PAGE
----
Yesterday, I had a fantastic time at PF London's Gaia-Fortuna Convention, which was held at the University of London, in Malet Street. The warm sunny weather almost tempted me to do something outdoors instead, but I'm glad I didn't.
PF London always seems to organise events that are friendly and informative. Although I knew a few people there this time, at the first one I went to - a Hallowe'en festival - I was made to feel at home even though I didn't know anybody.
This event had the theme of Earth and fortune, combined in the concept of Gaia-Fortuna. Fortuna is a Roman goddess of luck but, as Wiccan author Vivianne Crowley explained in her talk, she was been respected as Lady Luck long after Europe became Christian and today her image can be seen as Lady Justice in the figure above the Old Bailey courtrooms.
During the time of the Roman Empire, the worship of Fortuna spread far and wide and she was often linked to other goddesses - including Isis. In the photo above, Vivianne demonstrates Fortuna wearing the headdress of the Egyptian goddess Isis, as Isis-Fortuna.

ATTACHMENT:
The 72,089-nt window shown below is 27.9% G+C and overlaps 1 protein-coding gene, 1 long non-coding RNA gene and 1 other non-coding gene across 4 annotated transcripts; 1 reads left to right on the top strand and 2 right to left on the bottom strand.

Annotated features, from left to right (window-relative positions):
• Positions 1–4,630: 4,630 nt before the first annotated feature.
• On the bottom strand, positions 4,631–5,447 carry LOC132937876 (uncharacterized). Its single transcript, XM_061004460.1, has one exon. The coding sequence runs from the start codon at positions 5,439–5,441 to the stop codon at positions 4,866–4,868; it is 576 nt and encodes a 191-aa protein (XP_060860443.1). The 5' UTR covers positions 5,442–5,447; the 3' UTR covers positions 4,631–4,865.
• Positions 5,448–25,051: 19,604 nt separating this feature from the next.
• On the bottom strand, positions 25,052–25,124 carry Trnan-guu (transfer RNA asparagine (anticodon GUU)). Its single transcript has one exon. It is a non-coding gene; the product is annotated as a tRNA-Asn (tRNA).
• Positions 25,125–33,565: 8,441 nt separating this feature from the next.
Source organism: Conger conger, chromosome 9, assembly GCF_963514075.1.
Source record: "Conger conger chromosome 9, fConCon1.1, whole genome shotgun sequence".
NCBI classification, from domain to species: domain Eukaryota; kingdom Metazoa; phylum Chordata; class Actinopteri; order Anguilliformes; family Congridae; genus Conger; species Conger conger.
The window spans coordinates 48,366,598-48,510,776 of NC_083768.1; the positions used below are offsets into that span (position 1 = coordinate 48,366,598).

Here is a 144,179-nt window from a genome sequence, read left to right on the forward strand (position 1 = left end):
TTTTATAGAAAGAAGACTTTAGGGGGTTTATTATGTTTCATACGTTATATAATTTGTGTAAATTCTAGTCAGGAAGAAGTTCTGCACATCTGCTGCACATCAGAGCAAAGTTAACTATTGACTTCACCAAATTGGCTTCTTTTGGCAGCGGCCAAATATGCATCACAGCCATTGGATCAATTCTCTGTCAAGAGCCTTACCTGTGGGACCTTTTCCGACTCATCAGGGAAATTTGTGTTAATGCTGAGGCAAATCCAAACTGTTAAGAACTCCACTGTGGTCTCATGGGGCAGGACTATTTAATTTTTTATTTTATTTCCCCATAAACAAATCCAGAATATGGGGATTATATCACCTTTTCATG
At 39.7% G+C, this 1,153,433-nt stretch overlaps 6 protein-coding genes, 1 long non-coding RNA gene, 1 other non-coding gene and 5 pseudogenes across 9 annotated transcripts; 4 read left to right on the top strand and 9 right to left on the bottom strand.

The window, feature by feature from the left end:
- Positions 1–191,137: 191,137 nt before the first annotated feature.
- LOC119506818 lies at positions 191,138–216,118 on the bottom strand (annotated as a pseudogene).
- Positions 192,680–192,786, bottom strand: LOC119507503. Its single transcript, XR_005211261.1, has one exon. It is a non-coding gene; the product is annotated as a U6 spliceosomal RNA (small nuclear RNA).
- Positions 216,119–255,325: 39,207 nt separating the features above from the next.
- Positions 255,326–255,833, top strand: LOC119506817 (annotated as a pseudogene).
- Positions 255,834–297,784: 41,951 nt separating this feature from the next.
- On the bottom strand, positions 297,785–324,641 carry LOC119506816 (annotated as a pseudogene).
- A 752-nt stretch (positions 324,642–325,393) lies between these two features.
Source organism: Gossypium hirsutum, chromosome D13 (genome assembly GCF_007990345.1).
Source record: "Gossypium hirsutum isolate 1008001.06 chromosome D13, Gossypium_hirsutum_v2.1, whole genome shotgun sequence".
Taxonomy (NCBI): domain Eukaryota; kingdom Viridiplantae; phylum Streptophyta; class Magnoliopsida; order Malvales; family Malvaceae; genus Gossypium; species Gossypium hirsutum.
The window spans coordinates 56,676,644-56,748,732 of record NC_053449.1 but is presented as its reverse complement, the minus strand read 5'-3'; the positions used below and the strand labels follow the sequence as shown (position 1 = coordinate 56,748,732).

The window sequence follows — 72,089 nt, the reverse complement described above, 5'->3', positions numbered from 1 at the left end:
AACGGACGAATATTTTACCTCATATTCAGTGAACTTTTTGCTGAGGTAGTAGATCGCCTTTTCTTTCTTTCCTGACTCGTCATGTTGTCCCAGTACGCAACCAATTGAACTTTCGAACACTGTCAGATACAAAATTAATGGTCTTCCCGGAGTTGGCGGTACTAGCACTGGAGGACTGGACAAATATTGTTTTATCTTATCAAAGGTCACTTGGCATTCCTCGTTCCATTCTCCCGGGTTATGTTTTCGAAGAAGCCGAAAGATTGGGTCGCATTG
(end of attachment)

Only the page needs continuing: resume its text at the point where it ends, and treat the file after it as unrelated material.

Fortuna was often shown holding a Cornucopia - a horn of plenty - representing the abundance of the harvest, which is appropriate for this time of year. She is also the goddess of the wheel of fortune, the image of which is seen in Tarot cards. This brings both good luck and bad as well as the understanding that things go in cycles, which is perhaps worth remembering as we teeter on the edge of financial recession.
A less well-known symbol of Fortuna is a ship's tiller. This can be taken to represent her control of our destiny, but can also symbolise that, with foreknowledge, we can steer a careful path between the currents of free will and destiny to make our own fortune.